No doubt Pres­i­dent Obama could have re­lo­cated it to a pres­tige in­door venue, like the win­dow­less room round the back of the White House fur­nace in Sub-Base­ment Level 5. But why bother? Some freak flood would have swept through and washed the prime min­is­ter and his DVD set into the Po­tomac and out to the At­lantic. By the time the Coast Guard fished him out, the sod­den clas­sic movies wouldn’t work in any Amer­i­can DVD player any bet­ter than in the Bri­tish one.

Mr. Brown did, how­ever, get to give an al­most en­tirely un­re­ported ad­dress to Congress. U.S. leg­is­la­tors greeted his calls to re­sist pro­tec­tion­ism with a round of ap­plause, and then went back to adding up how much pork in the “Buy Amer­i­can” sec­tion of the stim­u­lus bill would be head­ing their way.

I would make a mod­est pre­dic­tion that in 2012, af­ter four years of the man who was sup­posed to heal Amer­ica’s re­la­tions with a world sick of all that swag­ger­ing cow­boy uni­lat­er­al­ism, those re­la­tions will be much worse. From Canada to In­dia, the im­pli­ca­tions of the Obama as­cen­dancy are be­com­ing painfully clear.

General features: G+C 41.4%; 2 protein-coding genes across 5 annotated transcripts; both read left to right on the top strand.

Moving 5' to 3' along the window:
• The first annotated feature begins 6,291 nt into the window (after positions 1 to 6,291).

The other week Ger­many’s Der Spiegel ran a piece called “Why Oba­ma­nia Isn’t The An­swer,“ which might more use­fully have been pub­lished be­fore the Obames­siah held his big Berlin rally. Writ­ten by some bigshot with the Ger­man Coun­cil on For­eign Re­la­tions and il­lus­trated by the old four-color hopey-changey posters all scratched up and worn out, the es­say con­ceded that Europe had em­braced Mr. Obama as a “Euro­pean Amer­i­can.”

Very true. The pres­i­dent is the most Euro­pean Amer­i­can ever to sit in the Oval Of­fice. And, be­cause of that, he doesn’t need any ac­tual Euro­pean Euro­peans get­ting in the way — just as, at his big victory night rally in Chicago, the first megas­tar pres­i­dent didn‘t need any megas­tar megas­tars from Hol­ly­wood clog­ging up the joint: Movie stars who wanted to fly in were told by his min­ders that he didn’t want any other celebri­ties de­flect­ing at­ten­tion from him. Same with world leaders. If it’s any con­so­la­tion to Gor­don Brown, he’s just not that into any of you.

What Mr. Brown and the rest of the world want is for Amer­ica, the en­gine of the global econ­omy, to pull the rest of them out of the quick­sand. That’s not un­rea­son­able. Even though a big chunk of the sub­prime/se­cu­ri­ti­za­tion/credit bub­ble axis orig­i­nated in the United States and got ex­ported round the planet, al­most ev­ery one of Amer­ica’s trad­ing part­ners will wind up get­ting far harder hit.